In Kafka on the Shore, Murakami talks a lot about existential angst in his characteristic cheery, surreal way. Here cats can hold conversations. Most cats, you see, know everything. There are inexplicable incidents, bodies that betray one in dreams. The subtext is unadulterated Oedipus Rex. There is mother-love, there is sister-fucking. There is the death of the father, of Johnnie Walker, a symbolical murder of the patriarch that results in chaos. There is a simpleton who speaks to cats who has a magical umbrella. He acquires a follower, a base truck driver who through his journey falls in love with classical music and well-made coffee and who holds a meaningful discussion on Ludwig Beethoven with a very erudite librarian towards the end of the book. There is a very meaningful argument about feminism and propaganda. Colonel Sanders who is a ‘concept’ tells us why God as a concept is rubbish. There are more cats. There is a quest for meaning. There is a loss of understanding. There is the sea and a forest that lives. There is silence that speaks, silence that is heard. There is music. There is a painting. There is Kafka talking like a crow. Kafka in Czech, Murakami tells us, means crow.
As I was reading this, I was attacked by a virus. I had a nasty cold that had me sleeping for nearly two days and two nights. I had no appetite so I barely ate. When I woke, I read. I read and I slept. And I dreamt. Of cats. There just isn’t enough milk to feed all of them. No one wants to feed them fish because then the sea will be empty and that will be terrible. I cheat on the man I am in love with. Every time I cheat on him with faceless strangers, the sex gets worse till I hardly even feel it. And so I know in my dream that I really love the man I am supposed to be in love with, the man whose face I can no longer see. Then my son writes me a letter about winter. It is beautiful. I cry. Then my husbands come to me and leave me gifts. A thorny flower that has the most divine fragrance. But no one can hold it and we don’t know how to enjoy it because it is so thorny. A blanket. It is blue and has a hole. The hole leaves my feet bare. I despair. Then my husbands tell me that I must get used to being poor. To console me they give me a pen that always leaks. Then they call each other on their iphones and talk for hours on it. I lose patience with all of them. I rage. I cry. I ask them what I must do about my lover. They don’t answer. So I tell them they have abandoned me. They smile and say it is time that happened and then they all leave me. Then I am with my daughter who wants to eat pizza at a time when the Americans and the Japanese are fighting, deciding to bomb each other. I tell myself I am a mother and must do what’s best for my child. I must buy her pizza. So I make up a rhyme that we both sing while a poker-faced Japanese man and a ruddy American are engaged in a staring match. The Japanese man decides to break away from the staring match. We all think the war is over. There will be no bombing now. The Japanese man accompanies us to the pizzeria. We are singing ‘pizza-pizza-who-wants a-pizza’ and laughing. I walk in to the pizzeria carrying my daughter who is about four. She is wearing red socks, a denim frock over a red t-shirt. She has her hair in a pony-tail tied with a red ribbon. All that red, I think. The door closes. I know then I am going to die. I know then I have a choice. I can rush through the door before the bomb goes off. But then I think, we anyway have to die. It might as well be now. All the while operatic music keeps swelling all around us. I sit on the chair meant for the ruddy American thinking all life is essentially meaningless. It doesn’t matter what we do or don’t do. My daughter has forgotten about the pizza and is clinging to me. I feel her weight on my body. It is heavy and I feel sweaty. That’s when I see the Japanese man press the button from outside the glass door. That is how I know I have died in a bomb blast.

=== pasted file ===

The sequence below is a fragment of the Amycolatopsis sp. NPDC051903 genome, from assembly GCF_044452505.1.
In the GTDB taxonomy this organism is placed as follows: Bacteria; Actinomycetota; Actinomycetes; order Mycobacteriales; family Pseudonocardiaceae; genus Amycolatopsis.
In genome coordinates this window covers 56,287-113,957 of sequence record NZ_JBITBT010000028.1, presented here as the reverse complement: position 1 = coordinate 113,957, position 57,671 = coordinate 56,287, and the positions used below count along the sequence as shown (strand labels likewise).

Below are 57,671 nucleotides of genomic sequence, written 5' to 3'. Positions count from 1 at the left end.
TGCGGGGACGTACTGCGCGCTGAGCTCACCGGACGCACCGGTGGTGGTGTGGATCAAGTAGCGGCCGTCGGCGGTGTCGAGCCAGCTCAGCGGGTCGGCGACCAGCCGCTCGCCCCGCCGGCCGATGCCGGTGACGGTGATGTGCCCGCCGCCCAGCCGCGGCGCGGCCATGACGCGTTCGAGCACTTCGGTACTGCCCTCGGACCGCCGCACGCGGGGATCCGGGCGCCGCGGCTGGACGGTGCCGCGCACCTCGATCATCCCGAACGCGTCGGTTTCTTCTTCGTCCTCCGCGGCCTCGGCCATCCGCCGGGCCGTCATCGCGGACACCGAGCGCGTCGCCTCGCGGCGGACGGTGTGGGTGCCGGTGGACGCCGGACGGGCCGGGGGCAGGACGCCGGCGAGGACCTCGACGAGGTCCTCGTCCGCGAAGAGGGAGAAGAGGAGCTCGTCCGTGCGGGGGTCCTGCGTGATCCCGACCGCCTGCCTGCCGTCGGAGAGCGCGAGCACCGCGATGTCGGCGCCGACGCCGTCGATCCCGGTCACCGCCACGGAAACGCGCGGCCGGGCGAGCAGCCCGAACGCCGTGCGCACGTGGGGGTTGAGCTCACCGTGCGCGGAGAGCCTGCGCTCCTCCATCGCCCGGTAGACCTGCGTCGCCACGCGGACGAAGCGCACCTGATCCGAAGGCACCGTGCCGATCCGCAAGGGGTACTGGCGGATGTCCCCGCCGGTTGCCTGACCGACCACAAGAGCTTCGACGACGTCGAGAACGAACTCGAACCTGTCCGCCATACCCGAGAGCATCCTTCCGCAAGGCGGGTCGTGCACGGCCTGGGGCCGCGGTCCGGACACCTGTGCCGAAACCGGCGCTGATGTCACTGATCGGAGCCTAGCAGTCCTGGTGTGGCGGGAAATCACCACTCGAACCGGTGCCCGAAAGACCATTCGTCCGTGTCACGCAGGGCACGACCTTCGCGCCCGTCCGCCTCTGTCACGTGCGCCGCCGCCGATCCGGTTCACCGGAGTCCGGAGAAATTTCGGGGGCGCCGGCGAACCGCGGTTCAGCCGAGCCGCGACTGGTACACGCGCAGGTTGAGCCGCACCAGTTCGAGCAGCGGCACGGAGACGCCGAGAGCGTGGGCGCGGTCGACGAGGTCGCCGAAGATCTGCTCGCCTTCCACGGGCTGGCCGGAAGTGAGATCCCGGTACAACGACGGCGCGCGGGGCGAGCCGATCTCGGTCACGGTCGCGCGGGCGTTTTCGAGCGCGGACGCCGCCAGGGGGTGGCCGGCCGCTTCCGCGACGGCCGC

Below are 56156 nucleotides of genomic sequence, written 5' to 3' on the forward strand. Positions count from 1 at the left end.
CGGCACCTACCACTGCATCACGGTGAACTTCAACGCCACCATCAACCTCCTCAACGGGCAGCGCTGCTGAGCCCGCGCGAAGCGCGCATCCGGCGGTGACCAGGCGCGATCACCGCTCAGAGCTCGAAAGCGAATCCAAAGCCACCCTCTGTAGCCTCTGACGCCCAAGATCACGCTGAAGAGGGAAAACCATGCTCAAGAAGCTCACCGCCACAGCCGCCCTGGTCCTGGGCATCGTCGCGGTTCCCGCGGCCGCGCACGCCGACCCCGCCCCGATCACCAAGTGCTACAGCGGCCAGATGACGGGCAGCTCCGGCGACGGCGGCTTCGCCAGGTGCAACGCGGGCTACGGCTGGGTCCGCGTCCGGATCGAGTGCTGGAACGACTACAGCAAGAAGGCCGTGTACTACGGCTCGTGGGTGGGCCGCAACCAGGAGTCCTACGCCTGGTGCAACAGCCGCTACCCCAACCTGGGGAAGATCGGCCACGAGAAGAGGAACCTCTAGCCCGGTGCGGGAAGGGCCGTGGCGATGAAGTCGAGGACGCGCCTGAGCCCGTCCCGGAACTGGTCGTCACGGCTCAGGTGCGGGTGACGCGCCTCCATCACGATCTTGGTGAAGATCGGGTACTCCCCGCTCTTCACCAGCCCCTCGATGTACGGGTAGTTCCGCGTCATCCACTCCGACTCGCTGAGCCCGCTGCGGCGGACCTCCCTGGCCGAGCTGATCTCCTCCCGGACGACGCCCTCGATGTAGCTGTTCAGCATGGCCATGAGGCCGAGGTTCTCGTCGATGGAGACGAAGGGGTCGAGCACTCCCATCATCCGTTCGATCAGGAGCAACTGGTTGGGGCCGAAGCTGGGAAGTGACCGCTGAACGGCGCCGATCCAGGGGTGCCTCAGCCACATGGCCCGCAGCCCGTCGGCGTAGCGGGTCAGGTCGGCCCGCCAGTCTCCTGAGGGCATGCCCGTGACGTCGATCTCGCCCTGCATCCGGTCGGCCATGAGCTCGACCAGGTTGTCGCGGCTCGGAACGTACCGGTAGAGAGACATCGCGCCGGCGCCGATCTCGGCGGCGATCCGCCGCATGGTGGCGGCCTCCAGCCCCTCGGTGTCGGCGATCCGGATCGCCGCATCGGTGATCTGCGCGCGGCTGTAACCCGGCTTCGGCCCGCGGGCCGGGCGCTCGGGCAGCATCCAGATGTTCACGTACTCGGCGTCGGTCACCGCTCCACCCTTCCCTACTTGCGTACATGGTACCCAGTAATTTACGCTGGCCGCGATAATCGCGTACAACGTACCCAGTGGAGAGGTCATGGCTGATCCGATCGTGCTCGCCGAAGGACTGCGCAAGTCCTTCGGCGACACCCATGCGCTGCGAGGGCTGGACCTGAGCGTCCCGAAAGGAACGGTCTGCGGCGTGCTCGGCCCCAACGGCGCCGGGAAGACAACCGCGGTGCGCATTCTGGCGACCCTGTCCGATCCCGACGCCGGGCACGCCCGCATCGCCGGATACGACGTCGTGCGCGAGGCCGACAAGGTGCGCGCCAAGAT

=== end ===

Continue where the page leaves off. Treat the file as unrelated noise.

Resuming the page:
And then I woke up.
This is what reading a Murakami can do to you.